Red Rising by Pierce Brown (released 28th January 2014) Received as an ARC; words, paraphrases etc, may not reflect the published version.
“The war begins…
Darrow is a Helldiver, one of a thousand men and women who live in the vast caves beneath the surface of Mars. Generations of Helldivers have spent their lives toiling to mine the precious elements that will allow the planet to be terraformed. Just knowing that one day people will be able to walk the surface of the planet is enough to justify their sacrifice. The Earth is dying, and Darrow and his people are the only hope humanity has left.
Until the day Darrow learns that it is all a lie. Mars is habitable – and indeed has been inhabited for generations by a class of people calling themselves the Golds. The Golds regard Darrow and his fellows as slave labour, to be exploited and worked to death without a second thought.
With the help of a mysterious group of rebels, Darrow disguises himself as a Gold and infiltrates their command school, intent on taking down his oppressors from the inside.
But the command school is a battlefield. And Darrow isn’t the only student with an agenda…”
I’m taking a slightly different tact with this one. Scroll to the bottom and you’ll see why I’ve changed my approach. I rarely give a book the top whack, but this deserved it for so many reasons.
An analogy always works well in these situations, so let’s see what I can make Red Rising comparable to.
If you take Orwell’s 1984, Martin’s Game of Thrones and then rub it against Atwood’s Oryx and Crake then maybe..
That’s not it.
I don’t think there is a comparison. There are plenty of glimmers of my favourite SF and fantasy authors, but nothing can truly compare (and don’t you dare say ‘Hunger Games’ or I will have to come and poke you with a sharp stick). It’s just different. And I love that.
Notable Characters (for me):
Main Character – Darrow – It took me a while to latch on to him. In the beginning I was more interested in Eo, and then the Sons of Ares, and then the Golds. For me, there is something about the grit and the earthy strength (or should that be ‘marsy?) in Darrow that immediately made me think of Cale from The Left Hand of God by Paul Hoffman. But he grew on me, very much.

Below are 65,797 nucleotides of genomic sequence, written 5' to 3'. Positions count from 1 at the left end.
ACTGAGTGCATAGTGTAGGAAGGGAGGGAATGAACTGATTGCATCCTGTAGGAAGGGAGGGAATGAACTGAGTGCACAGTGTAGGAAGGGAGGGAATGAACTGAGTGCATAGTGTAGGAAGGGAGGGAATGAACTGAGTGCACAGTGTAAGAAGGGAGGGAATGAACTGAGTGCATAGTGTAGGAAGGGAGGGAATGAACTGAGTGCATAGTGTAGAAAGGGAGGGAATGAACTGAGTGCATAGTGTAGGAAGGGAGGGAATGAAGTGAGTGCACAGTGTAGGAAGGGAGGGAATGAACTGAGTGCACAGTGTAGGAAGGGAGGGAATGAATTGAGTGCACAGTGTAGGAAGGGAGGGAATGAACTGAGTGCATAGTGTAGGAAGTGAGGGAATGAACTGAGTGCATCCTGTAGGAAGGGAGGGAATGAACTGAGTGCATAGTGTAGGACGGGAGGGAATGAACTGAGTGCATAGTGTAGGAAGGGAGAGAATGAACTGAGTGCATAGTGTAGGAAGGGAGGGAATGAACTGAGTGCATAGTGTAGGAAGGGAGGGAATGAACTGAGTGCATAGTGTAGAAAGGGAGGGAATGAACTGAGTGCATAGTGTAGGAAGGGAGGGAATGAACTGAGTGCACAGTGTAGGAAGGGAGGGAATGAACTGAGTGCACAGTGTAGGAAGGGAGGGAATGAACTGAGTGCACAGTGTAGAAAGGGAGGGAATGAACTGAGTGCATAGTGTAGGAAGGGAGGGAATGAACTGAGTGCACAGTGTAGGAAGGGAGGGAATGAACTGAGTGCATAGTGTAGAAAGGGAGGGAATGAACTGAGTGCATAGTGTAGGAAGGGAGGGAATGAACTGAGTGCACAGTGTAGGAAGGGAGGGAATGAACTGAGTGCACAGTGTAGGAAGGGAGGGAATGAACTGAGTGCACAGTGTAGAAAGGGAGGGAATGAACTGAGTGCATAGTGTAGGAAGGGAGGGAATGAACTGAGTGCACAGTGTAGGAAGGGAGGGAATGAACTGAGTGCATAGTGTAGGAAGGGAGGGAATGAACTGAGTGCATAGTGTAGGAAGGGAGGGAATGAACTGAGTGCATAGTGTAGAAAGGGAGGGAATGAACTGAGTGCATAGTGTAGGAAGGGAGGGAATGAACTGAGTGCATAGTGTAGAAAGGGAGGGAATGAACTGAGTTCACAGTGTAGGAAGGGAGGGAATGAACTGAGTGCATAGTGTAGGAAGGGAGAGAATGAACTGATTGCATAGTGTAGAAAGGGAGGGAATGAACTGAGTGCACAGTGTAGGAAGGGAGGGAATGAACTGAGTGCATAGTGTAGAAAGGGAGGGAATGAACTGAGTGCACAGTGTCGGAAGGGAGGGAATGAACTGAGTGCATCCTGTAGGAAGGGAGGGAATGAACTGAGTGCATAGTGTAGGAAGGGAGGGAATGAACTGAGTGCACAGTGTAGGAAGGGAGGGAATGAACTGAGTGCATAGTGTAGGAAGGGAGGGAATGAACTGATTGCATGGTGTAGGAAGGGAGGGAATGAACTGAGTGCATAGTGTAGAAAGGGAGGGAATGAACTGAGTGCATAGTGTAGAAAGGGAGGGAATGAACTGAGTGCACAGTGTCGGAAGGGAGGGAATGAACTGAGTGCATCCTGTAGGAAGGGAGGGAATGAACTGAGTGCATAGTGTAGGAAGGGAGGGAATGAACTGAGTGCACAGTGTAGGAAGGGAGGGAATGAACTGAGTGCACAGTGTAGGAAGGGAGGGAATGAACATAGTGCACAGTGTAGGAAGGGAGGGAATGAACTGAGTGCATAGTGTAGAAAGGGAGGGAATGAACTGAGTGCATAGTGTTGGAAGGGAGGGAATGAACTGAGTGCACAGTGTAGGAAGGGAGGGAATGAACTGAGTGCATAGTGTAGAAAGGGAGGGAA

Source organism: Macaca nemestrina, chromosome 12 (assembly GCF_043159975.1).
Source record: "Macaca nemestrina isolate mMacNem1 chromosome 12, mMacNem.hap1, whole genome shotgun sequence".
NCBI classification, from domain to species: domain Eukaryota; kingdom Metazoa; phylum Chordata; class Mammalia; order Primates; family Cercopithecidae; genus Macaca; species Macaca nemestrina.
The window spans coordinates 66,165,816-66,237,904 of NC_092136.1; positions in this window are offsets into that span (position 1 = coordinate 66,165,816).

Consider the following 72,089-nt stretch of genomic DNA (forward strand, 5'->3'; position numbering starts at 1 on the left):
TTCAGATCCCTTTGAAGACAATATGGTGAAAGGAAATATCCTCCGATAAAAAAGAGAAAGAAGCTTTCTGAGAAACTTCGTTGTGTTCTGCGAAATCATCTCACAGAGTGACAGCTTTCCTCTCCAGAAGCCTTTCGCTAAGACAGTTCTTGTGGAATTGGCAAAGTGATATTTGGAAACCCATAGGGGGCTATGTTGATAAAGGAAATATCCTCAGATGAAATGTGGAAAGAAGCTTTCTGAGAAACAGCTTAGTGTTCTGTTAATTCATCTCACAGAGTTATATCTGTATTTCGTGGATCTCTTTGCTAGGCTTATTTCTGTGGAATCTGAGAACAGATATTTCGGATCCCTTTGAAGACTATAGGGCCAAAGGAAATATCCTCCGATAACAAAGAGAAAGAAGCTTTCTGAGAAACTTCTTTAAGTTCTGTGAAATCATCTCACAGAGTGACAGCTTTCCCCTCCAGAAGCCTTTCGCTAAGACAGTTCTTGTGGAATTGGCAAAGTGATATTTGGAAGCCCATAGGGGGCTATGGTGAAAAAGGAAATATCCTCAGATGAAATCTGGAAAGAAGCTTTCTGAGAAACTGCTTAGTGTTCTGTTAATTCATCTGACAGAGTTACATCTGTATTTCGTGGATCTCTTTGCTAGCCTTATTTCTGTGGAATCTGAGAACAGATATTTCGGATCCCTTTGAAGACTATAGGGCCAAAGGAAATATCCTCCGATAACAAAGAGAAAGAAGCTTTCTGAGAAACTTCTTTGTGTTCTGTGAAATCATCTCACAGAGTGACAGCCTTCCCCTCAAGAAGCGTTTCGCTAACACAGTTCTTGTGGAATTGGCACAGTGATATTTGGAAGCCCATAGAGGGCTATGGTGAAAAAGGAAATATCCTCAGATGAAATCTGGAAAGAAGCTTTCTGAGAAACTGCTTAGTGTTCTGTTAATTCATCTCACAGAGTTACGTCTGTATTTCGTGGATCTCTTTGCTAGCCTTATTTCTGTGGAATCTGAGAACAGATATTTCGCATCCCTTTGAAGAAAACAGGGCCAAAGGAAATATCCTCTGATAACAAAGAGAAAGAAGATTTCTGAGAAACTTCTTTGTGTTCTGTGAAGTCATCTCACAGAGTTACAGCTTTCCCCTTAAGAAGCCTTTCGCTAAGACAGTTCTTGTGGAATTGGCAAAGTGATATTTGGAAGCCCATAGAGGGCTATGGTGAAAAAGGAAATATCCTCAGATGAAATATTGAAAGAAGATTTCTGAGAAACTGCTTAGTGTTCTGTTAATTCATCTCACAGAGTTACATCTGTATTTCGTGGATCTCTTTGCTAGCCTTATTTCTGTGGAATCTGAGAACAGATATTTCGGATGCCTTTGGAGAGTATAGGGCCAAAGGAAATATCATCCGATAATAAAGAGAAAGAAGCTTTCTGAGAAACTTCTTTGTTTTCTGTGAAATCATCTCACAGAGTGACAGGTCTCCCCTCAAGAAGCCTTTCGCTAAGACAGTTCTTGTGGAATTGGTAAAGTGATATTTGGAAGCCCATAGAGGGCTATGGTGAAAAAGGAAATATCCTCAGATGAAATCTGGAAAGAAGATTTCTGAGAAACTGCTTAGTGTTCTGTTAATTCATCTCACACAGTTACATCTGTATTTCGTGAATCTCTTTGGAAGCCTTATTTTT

Eo – God. She will haunt me forever methinks. I dare you not to be affected by her role in this story.
Mustang – I loved her from the moment she appeared on the page. She has an attractive aura- the way she moves, speaks and acts. I want to be her BFF.
Sevro – The Goblin. You can’t not love this little scamp. He’s rude. He’s rough. And he’s effective. You want him on your side, because if he’s not? Hell, lock the doors. Tight.
The characterisation is so authentic. I could have listed each and every individual here and have something to say about them. Memorable, touchable characters. The kinds that you feel could walk into the room at any moment and you would recognise them.
World Building and Setting:
The mines – It was a slightly shaky start for me. I was confused at first, and I found the setting (while well described) hard to hold as a concrete image. There wasn’t enough ‘how’ in the first instance, but I was quickly overtaken by the character’s journey to be too bothered.
Yorkton – Out of the mines and I think this is where the narrative starts to show real flair.
The Institute – Again, the narrative comes on leaps and bounds here. Once Darrow gets to the institute, man alive, does this book get good!
Doubleplusgood – I was sceptical at first, of the compounds Brown creates, much like Orwell in 1984. Language, as a destructive force, is not the focus here however, it is more to show the power of the word. There are some great passages near the end that capture this perfectly. It is (de)evolution of man and of the world (solar system?). Language will be Darrow’s gorydamn downfall, I fear.
gravBoots, gorywell, medBots. Etc. Once my brain got over the shock (because it doesn’t like ‘new’ at first) it assimilated some of it into everyday usage. I now proudly use the various exclamations in RL.
Morals and Philosophy
What I thought was most interesting was the way Brown uses the classical teachings against each other. At one point Roque points out that Darrow used one philosopher to argue another (as it is an ARC copy, I didn’t want to directly quote it, but I’ll post it later).
The ‘game’ (of thrones) to become Primus teaches the Golds about humanity. Lessons about ruthlessness, survival, leadership, justice, war, diplomacy. Everything is applicable. As long as we are human, demi-gods or not, these are lessons we all learn to a certain extent.
Love, Love, Love
Brown didn’t forget his softer side.
Darrow is a calloused character. And he sure has his reasons for being the way he is around potential friends, and love interests. But he is also, irrevocably, human. And humans will love. It was sweet to see Darrow soften slowly. To see those first glimmers of (new) romance in him, as well as the blossoming relationships between the others, was such a pleasure to experience.
This book consumed me. Intelligently written, it is a story bursting with vibrant characters and action.
For the first time on Behind on Books, I’m giving out a 1. The highest rating possible. (see rating system)
Highly resonant, confident, and original. Brown has a narrative style and voice that I can easily identify with and enjoy. I highly recommend reading Red Rising, as I read somewhere recently (sorry! I forgot to save the page, let me know if this was you) this book is a game changer.
Quite simply one the best books I have read for quite some time.